Vision is Everything: A Response to Robert J. Cormier’s “Better Than We Believed”

Vision is Everything: A Response to Robert J. Cormier’s “Better Than We Believed” December 27, 2013

I am very appreciative of Robert J. Cormier’s Better Than We Believed (now featured at the Patheos Book Club). Cormier sees faith as a vision which shapes how we understand the events of our lives. Doctrines and dogmas are important, but derivative and somewhat relative in the living of our daily lives. While they may have a place in our faith, polarizing viewpoints on issues such as paper (scriptural) or papal infallibility, abortion, the virgin birth, science and religion, and the timing of second coming, are secondary and relativized in the living of our lives. They are important, but faith comes first. Faith is about experiencing and trusting a vision that bears fruit in our daily lives, helping us find healing, hope, reconciliation, and meaning.

For many years, I have written that theological and faith formation  – similar to Cormier’s understanding of faith – are ultimately about the interplay of vision, promise, and practice.

Vision involves how we experience the world: the landscape of reality involving our images of God, suffering and evil, power, human agency, and hope.  Our vision is our fluid, evolving, and growing image of the ultimate realities of our lives.  Promise  expresses the warrant that these visions can be experienced in daily life, albeit often dimly as the Apostle Paul asserts.  Practices are the daily disciplines or activities that enable us to experience our vision more clearly in daily life and crisis situations.  For example, our practices might involve prayer, meditation, devotional reading, visualization and holy reading, and mission-oriented activities.  Our practices enable our vision to become a living word, given flesh in what Cormier calls “the struggle that is life.”

Cormier sees our heavenly future as one of the motivating principles of a meaningful life.  Our destiny shapes our pathways.  Accordingly, we are challenged to live our daily lives “on earth as it is in heaven.”    Cormier asserts that “faith in heaven frees us from the dread of death, or the need to run around – keep ourselves distracted – because we cannot face the facts of life.”  Spirituality deals with the “unfixables,” as one spiritual teacher has noted, but in light of our heavenly destination, we can live gracefully with what is beyond our power while acting decisively in relationship to what is within our power.  According to Cormier, God made us to grow into heavenly beings who are destined to live with God forever.  Heaven is our personal perfection aimed at in this world and the next.

Contrary to some critics, heaven is not otherworldly; in fact, we can be both heavenly minded and earthly good.  As I ponder heaven, I take slightly different pathway from Cormier.  While heaven may be our destination, in terms of God’s care, heaven is not better than earth; it is simply different.  If we image God as omnipresent and omniactive, then every place is heavenly, the earth is filled with the glory of God, as the prophet Isaiah discovers.  Earth is chock-full of divinity.  God is as fully here as in heaven.  The challenge is that we asleep to our divine destiny and thus create all sorts of personal, interpersonal, and corporate situations that hide our heavenly reality. As a Bach chorale proclaims, “sleepers awake.” Or as Jesus proclaimed, the realm of God is here, in this body, in food and in drink, in radical hospitality, in feast where all creation rejoices.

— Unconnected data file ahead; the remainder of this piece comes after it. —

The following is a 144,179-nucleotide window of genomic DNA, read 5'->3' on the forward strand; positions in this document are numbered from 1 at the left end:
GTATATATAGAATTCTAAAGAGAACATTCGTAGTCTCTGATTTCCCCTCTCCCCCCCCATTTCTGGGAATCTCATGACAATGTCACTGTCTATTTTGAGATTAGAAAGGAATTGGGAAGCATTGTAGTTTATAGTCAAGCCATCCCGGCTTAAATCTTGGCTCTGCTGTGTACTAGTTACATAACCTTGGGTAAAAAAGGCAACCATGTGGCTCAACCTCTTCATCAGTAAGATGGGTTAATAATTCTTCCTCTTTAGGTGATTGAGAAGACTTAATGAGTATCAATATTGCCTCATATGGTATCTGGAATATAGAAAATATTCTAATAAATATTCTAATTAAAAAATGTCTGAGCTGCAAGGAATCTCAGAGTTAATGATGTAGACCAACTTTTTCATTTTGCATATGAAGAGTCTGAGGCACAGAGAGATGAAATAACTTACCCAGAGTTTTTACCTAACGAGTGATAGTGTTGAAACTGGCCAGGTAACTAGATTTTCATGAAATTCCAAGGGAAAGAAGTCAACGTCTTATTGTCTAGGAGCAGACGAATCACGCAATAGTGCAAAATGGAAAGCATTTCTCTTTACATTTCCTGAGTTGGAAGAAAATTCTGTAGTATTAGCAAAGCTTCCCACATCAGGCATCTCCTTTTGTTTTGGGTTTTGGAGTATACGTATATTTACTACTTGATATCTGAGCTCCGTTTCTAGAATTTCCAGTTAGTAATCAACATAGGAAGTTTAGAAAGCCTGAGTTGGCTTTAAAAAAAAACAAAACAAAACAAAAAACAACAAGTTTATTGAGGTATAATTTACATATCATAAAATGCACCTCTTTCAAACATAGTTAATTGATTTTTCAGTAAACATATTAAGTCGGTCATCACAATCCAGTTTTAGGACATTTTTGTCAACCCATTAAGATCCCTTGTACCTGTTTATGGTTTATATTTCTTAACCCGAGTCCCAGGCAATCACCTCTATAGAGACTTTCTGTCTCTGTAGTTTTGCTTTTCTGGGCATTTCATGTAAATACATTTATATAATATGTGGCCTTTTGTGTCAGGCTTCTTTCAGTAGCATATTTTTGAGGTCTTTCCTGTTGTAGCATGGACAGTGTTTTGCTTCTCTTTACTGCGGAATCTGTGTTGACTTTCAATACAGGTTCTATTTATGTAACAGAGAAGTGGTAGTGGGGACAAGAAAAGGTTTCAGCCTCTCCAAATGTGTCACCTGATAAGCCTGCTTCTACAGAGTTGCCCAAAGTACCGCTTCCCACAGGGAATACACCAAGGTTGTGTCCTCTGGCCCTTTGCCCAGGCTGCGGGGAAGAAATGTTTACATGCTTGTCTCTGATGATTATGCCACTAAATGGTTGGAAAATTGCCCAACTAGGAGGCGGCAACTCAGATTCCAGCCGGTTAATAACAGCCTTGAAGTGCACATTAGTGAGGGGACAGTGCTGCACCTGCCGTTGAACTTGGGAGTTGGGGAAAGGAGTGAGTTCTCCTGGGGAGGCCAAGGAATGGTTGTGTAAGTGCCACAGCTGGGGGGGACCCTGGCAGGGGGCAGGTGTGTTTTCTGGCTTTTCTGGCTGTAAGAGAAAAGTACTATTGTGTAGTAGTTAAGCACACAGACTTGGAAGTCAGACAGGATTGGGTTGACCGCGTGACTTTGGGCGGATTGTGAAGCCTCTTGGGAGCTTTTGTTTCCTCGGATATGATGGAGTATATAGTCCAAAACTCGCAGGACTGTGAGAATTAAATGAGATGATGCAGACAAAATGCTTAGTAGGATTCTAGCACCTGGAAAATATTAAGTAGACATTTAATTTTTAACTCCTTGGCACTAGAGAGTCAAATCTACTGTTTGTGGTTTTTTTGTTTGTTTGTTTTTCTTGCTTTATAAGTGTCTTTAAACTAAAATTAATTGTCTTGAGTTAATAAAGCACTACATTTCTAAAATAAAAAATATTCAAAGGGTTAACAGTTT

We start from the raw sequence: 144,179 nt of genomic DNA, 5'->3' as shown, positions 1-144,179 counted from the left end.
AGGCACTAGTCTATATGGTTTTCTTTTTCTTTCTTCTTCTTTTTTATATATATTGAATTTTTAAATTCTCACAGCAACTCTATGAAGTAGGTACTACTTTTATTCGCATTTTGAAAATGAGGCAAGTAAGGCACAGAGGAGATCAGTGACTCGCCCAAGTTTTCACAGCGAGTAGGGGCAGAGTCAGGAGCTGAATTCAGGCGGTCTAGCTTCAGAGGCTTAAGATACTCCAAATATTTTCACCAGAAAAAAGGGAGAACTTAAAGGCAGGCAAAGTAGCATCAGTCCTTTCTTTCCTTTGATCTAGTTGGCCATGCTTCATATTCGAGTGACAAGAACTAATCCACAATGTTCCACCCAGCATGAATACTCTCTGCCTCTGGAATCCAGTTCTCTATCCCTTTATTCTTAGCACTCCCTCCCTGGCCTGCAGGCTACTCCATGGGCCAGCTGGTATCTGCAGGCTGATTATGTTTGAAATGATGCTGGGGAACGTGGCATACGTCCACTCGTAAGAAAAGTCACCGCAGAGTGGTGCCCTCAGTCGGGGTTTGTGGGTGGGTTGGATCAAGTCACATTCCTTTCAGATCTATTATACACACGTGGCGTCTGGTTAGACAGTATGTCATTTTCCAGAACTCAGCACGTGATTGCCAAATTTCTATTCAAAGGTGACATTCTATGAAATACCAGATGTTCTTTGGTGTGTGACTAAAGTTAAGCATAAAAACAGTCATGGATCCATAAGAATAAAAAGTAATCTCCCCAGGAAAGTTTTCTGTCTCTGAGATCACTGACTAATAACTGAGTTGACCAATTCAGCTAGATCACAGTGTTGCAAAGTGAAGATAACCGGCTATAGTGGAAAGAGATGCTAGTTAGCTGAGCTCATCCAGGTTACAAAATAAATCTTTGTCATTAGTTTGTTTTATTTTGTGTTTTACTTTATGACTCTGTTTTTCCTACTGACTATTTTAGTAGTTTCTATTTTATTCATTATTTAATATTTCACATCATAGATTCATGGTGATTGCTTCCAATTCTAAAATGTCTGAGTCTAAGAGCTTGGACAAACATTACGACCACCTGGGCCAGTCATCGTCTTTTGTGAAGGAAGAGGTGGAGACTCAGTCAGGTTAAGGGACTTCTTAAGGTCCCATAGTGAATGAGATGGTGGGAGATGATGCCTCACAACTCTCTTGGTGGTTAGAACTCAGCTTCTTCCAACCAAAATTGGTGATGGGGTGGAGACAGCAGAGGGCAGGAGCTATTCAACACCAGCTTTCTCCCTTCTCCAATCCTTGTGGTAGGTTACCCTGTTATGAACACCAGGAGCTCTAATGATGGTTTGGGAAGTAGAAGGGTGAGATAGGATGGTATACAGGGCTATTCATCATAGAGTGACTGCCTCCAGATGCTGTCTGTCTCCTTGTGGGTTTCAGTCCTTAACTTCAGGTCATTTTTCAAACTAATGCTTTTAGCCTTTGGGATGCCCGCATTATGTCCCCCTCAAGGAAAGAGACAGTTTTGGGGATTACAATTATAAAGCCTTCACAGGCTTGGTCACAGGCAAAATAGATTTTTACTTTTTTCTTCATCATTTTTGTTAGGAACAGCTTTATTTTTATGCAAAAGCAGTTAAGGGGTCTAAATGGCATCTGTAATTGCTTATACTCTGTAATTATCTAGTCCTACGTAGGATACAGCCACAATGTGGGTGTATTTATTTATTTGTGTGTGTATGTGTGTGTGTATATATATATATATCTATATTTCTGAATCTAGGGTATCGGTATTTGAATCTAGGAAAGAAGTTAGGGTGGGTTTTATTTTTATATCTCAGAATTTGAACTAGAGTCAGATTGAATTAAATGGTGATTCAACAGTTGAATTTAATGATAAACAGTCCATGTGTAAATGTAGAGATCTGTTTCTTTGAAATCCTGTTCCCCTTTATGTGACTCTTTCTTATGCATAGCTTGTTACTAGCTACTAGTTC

Cormier’s image of us being heavenly persons in the making and my image of the heavenly-here-and-now ultimately shape similar practices and ethics.  This world is where we wake up, where we God in ourselves and in others.  This world is where we treat ourselves as God’s beloved children, working out our wholeness with fear and trembling and awe and excitement.

As I write this review, I’m listening to Christmas Carols.  The story of Christmas is the proclamation of heaven on earth.  A child is born, not supernaturally, or an exception to the interdependence of life, but the fulfillment of what we can be.  As early church theologians affirmed, Christ became human so that we might become divine.  This divinization is the calling of heaven on earth as Christ is born in us and becomes our deepest reality and the lenses through which we see others.

We can “practice heaven” in the here and now.  We can see halos in ordinary moments, discover Christ in our children and grandchildren, support the holiness of the marginalized and vulnerable, and love the Christ within us in all of her or his beauty.  We do this by vision – withdrawing in contemplation and then praying with our eyes open, learning to see God in all things and all things in God.  With Blake, our doors of perception become thresholds of divinity, seeing all things as they are, infinite and loved by God, in this great heavenly-here.  Our lives, then, become “better than we believed.”

"thanks for this fresh perspective on Jeremiah. I needed it. Look forward to future posts!"

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